Reply
Jessica Mudditt

So true! Funny times in Rowville – seems like a world away now huh?! Love your blog by the way – sooo profesh 🙂

Reza

Hi,i am Bangladeshi.My Birth day 21-11-1986.I am interested to marry Foreigner Girl.if any body interested me log on face book my id Ali Reza.

raj

Hello jessica
I hope are you OK.you lick Bangladeshi guy ?
And you want to married Bangladeshi guy ?

Zak

Hopping happy & romantic family life for the couple

Anikdas

Purnima Rani Das,Father’s name- Asit Boron Das,Mother’s name- Madhobi Rani Das, some days ago she was my wife,but yesterday she married another person for going to America.Her new husband,Mr. prosenjit which is citizen of American.But is it right only for going to America,can she breakup with me?Please any friend help me to stop them for taking citizenship.Please any friend send the news to American embassy to stop them.At Narayanganj,Bangladesh.please help me.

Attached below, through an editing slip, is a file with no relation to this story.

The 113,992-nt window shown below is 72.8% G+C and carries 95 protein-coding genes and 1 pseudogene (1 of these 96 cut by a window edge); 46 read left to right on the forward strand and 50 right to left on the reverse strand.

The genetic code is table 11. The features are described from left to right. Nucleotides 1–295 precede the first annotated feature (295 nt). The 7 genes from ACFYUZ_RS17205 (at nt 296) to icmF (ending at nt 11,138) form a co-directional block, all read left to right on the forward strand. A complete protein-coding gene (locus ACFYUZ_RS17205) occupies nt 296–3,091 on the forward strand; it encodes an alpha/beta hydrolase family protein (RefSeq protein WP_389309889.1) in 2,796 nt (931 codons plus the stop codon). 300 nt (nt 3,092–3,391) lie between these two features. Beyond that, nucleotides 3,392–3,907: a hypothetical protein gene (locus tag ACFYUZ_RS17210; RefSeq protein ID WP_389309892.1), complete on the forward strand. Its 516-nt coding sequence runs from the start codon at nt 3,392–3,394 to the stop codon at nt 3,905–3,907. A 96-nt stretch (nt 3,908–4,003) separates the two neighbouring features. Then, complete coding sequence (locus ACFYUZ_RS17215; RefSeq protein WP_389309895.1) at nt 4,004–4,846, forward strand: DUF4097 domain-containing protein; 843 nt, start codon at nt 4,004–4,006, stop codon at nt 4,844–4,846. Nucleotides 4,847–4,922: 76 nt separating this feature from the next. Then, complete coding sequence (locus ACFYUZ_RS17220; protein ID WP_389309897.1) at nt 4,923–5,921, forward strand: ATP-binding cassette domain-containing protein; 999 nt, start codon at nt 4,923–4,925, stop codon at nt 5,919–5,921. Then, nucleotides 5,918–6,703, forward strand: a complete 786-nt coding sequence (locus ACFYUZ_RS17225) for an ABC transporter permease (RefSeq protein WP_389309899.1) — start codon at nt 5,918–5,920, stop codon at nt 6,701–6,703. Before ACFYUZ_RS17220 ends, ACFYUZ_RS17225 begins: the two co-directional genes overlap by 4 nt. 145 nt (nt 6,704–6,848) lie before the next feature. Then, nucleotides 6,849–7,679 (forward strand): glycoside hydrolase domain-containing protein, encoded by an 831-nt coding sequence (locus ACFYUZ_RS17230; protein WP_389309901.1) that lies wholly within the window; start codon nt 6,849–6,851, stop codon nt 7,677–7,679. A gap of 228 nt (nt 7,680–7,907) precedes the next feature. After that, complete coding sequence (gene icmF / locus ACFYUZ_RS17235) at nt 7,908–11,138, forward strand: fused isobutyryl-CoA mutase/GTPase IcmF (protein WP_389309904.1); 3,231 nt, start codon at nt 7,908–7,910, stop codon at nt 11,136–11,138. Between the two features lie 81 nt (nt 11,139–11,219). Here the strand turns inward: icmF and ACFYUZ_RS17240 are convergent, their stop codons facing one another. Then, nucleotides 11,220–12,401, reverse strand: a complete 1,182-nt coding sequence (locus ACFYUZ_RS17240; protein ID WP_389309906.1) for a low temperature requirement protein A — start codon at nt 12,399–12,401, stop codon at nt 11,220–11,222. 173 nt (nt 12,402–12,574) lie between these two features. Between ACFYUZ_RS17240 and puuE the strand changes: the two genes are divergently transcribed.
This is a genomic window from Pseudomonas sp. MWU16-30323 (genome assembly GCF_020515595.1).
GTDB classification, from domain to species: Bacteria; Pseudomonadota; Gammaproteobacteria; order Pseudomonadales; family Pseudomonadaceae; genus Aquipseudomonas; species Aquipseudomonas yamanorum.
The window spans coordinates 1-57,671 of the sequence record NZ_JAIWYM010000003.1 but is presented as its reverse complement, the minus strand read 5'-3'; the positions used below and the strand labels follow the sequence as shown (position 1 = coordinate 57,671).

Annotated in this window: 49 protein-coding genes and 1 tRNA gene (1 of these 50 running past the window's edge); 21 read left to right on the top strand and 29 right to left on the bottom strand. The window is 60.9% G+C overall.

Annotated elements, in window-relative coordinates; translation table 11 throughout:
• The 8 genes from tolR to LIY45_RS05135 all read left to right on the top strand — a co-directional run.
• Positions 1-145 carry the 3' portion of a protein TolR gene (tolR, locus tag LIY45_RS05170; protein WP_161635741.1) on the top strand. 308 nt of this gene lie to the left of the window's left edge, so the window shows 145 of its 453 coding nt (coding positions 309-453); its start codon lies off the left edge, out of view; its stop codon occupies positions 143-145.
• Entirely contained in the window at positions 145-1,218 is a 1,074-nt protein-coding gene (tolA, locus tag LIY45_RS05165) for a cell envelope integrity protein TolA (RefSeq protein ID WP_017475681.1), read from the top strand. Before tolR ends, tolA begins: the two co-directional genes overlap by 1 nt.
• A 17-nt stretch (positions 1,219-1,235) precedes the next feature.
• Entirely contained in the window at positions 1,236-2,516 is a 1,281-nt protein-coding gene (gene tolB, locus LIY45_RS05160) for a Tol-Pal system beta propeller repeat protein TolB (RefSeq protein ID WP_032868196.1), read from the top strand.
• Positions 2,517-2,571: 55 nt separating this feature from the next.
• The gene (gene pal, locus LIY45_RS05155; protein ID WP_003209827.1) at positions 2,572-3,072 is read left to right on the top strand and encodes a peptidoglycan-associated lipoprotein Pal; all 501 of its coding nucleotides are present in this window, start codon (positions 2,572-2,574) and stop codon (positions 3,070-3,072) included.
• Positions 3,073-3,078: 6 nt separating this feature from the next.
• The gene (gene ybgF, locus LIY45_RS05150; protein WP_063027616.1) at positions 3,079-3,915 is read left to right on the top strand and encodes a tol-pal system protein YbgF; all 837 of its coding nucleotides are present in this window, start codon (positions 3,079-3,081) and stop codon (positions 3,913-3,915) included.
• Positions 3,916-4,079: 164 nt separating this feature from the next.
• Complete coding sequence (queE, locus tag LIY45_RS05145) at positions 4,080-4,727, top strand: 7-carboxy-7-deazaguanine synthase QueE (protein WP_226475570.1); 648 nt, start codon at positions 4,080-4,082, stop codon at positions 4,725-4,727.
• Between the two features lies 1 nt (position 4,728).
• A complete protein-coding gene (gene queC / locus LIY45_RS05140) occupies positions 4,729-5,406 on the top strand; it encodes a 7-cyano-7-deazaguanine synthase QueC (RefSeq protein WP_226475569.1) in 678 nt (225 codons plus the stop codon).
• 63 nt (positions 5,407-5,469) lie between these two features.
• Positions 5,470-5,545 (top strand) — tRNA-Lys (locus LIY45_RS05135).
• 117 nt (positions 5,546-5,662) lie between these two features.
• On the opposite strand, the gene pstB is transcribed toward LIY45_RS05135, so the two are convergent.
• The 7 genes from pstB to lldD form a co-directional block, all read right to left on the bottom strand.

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Abdur soburSaik

I just sent an email to “Cross Cultural Club ” BUT the mail came back to my account. I need some help regarding my marriage in Dhaka, Bangladesh. Please kindly contact with me asap. Thank you kindly. sobur 01720593923

Reply
Jessica Mudditt

Hi Sobur. Sorry to hear that. Perhaps the Cross Cultural Club has disbanded – I now live in Myanmar so I’m not sure. I hope there is another source of information to help you. Best wishes, Jess

Bry